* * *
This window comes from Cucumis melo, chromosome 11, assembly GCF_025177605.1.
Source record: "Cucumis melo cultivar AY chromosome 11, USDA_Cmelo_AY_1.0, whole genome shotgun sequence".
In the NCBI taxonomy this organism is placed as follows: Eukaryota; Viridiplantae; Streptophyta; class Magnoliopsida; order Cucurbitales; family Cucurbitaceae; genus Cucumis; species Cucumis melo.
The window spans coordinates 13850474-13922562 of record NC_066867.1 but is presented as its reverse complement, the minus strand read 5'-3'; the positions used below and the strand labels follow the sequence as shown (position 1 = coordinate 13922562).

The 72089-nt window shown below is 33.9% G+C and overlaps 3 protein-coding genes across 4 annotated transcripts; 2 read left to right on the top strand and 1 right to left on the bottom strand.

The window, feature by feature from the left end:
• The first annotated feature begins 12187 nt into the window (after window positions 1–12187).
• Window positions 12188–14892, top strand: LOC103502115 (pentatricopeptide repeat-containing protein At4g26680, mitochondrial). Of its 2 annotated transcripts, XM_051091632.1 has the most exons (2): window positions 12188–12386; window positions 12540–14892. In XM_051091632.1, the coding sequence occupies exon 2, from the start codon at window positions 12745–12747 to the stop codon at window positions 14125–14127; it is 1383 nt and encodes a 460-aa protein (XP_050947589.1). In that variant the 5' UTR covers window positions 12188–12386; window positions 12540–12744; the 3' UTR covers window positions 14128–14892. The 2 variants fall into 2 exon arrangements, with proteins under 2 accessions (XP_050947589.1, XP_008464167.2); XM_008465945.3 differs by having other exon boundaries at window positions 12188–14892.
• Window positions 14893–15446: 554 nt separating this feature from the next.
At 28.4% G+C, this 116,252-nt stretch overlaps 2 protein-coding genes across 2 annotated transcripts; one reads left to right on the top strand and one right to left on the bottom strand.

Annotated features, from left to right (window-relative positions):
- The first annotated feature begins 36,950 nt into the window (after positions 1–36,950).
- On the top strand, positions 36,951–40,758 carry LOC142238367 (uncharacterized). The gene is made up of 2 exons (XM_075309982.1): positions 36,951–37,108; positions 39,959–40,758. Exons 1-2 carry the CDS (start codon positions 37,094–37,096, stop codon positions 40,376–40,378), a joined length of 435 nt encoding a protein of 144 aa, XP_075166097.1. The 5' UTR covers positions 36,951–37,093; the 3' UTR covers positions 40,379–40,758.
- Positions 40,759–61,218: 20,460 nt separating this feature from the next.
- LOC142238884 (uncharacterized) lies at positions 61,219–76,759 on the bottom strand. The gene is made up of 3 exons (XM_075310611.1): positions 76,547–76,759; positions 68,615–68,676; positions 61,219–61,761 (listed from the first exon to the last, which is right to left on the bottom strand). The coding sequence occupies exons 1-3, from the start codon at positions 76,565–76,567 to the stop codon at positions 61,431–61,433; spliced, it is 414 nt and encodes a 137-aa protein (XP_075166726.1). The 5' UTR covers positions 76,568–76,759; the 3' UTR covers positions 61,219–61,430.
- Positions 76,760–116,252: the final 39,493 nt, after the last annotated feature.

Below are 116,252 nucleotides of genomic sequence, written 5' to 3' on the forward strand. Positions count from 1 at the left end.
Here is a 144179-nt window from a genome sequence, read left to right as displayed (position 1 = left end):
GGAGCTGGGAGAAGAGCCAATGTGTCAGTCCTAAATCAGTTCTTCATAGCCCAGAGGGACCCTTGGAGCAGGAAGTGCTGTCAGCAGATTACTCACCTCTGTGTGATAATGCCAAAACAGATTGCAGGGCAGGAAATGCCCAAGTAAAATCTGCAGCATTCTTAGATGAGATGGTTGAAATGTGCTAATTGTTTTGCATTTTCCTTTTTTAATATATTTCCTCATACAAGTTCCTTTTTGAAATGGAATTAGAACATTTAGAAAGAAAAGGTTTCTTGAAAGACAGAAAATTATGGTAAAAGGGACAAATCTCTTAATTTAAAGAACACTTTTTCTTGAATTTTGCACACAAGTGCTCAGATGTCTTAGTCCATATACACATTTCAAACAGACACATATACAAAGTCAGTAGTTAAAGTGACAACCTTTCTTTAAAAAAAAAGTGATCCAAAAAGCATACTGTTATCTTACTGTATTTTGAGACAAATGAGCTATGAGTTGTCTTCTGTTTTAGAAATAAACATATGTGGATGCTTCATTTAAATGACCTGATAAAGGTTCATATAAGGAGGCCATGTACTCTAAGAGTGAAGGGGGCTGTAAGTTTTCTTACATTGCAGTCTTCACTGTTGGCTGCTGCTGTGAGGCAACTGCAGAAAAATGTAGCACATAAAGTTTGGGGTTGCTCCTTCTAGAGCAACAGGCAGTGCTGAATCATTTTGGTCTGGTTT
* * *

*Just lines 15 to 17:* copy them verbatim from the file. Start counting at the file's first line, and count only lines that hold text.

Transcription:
- LOC142238884 (uncharacterized) lies at positions 61,219–76,759 on the bottom strand. The gene is made up of 3 exons (XM_075310611.1): positions 76,547–76,759; positions 68,615–68,676; positions 61,219–61,761 (listed from the first exon to the last, which is right to left on the bottom strand). The coding sequence occupies exons 1-3, from the start codon at positions 76,565–76,567 to the stop codon at positions 61,431–61,433; spliced, it is 414 nt and encodes a 137-aa protein (XP_075166726.1). The 5' UTR covers positions 76,568–76,759; the 3' UTR covers positions 61,219–61,430.
- Positions 76,760–116,252: the final 39,493 nt, after the last annotated feature.

Below are 116,252 nucleotides of genomic sequence, written 5' to 3' on the forward strand. Positions count from 1 at the left end.